Martin Scorsese is among the best Hollywood directors as The Wolf of Wall Street director has created a legacy with his signature trait of filmmaking, most of which, by default, can be described with one word— ‘splendid.’ However, the director had his own struggle in the industry.
Scorsese’s cinematic aesthetics were not always passed by the producers. On many occasions, the director had to wrestle with the producers to serve his cinematic vision. Of course, a good director can see a movie even before scripting but the creative differences with the producers may hinder a lot of what the director originally envisioned.
Martin Scorsese’s Wrestle With Harvey Weinstein
Martin Scorsese’s cinematic prowess as a director has been remarkably astonishing. The Oscar-winning director, however, had a similar struggle to most directors wanting to preserve their cinematic vision at all costs. His 2002 Gangs of New York— Scorsese’s long-time passion project starring A-lister acting giant Leonardo DiCaprio prompted the director to have an argument with the movie’s producer Harvey Weinstein. Weinstein was opposed to Scorsese’s length and the budget of the film.
“I realized that I couldn’t work if I had to make films that way ever again. If that was the only way that I was able to be allowed to make films, then I’d have to stop. Because the results weren’t satisfying. It was at times extremely difficult, and I wouldn’t survive it. I’d be dead. And so I decided it was over, really,” Scorsese told GQ.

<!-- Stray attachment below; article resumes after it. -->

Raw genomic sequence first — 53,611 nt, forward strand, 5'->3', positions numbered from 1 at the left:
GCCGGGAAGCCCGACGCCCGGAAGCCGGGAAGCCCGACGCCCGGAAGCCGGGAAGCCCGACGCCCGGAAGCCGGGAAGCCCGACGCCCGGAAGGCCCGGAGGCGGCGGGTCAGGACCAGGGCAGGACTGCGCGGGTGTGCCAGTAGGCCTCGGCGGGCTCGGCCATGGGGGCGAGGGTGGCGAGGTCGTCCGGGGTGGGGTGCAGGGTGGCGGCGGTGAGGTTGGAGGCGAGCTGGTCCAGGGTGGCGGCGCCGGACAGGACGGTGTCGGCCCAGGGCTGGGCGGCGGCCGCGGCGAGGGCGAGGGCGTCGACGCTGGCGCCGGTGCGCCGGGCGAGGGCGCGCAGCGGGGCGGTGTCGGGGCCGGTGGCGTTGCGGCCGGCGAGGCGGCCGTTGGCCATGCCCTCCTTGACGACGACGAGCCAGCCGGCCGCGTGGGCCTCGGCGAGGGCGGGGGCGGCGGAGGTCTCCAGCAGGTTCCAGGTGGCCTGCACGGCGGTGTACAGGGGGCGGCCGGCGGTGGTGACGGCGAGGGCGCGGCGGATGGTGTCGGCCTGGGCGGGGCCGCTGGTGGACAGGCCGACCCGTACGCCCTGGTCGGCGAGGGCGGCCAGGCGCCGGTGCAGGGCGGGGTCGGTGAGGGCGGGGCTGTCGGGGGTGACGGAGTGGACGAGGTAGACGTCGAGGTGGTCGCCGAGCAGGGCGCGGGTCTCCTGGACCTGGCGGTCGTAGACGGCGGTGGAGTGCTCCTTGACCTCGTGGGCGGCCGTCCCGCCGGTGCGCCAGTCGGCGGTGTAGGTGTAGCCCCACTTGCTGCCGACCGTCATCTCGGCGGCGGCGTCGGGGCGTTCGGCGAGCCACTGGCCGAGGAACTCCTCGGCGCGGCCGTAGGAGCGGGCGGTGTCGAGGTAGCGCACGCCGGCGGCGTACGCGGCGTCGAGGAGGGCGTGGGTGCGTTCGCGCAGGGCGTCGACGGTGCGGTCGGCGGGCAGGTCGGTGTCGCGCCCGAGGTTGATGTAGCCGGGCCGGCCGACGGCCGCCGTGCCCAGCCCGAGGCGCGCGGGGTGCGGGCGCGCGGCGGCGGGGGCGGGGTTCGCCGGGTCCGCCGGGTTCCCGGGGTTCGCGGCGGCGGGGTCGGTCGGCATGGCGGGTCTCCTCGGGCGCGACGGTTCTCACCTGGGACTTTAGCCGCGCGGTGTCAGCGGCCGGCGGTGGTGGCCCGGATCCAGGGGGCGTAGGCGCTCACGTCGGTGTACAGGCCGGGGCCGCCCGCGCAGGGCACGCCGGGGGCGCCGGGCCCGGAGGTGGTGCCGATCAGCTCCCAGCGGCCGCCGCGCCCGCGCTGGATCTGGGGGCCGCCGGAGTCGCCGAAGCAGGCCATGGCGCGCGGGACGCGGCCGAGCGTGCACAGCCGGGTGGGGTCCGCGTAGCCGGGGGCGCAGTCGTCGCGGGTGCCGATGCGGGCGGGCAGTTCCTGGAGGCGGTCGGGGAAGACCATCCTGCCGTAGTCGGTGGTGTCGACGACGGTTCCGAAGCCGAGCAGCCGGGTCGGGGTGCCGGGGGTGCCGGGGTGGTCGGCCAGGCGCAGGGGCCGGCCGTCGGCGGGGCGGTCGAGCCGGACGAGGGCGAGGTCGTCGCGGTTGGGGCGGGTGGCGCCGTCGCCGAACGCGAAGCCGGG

Scorsese collaborated with DiCaprio more than once and in all these films, the director had to raise his voice to preserve the cinematic intellect over the producers’ business models. Sometimes it was Harvey Weinstein or at another time it was Warner Brothers.
Harvey Weinstein, Warner Brothers and Martin Scorsese— Another Battle
Following the success of his acclaimed, Gangs of New York starring Daniel Day-Lewis and DiCaprio, Scorsese once again collaborated with The Revenant star in his 2004 epic biographical drama The Aviator. DiCaprio-Scorsese chemistry is known to Hollywood and the duo has produced some excellent works in their career collaborating with each other, “the obsession of it is something that I could really understand,” Scorsese told GQ. This time, Warner Brothers joined Weinstein’s Miramax to produce the movie. “And I was against that; there was a meeting, and I was forced into that position,” Scorsese said.
“I’d already been, uh, made pregnant, as they said. And there’s no way you’re getting out of it. But the shoot went well, the editing went well until the last couple of weeks of editing. And they came in and did some things that I felt were extremely mean.”
Warner Bros. and Miramax, per Scorsese, enforced the budget cut of the movie which was, indeed, the most frustrating thing for a director. The director was, however, far from compromising and finished the movie with an additional $500,000 from his own pocket. Of course, Scorsese had got into another creative difference battle with Warner Bros. while making his 2006 crime drama The Departed.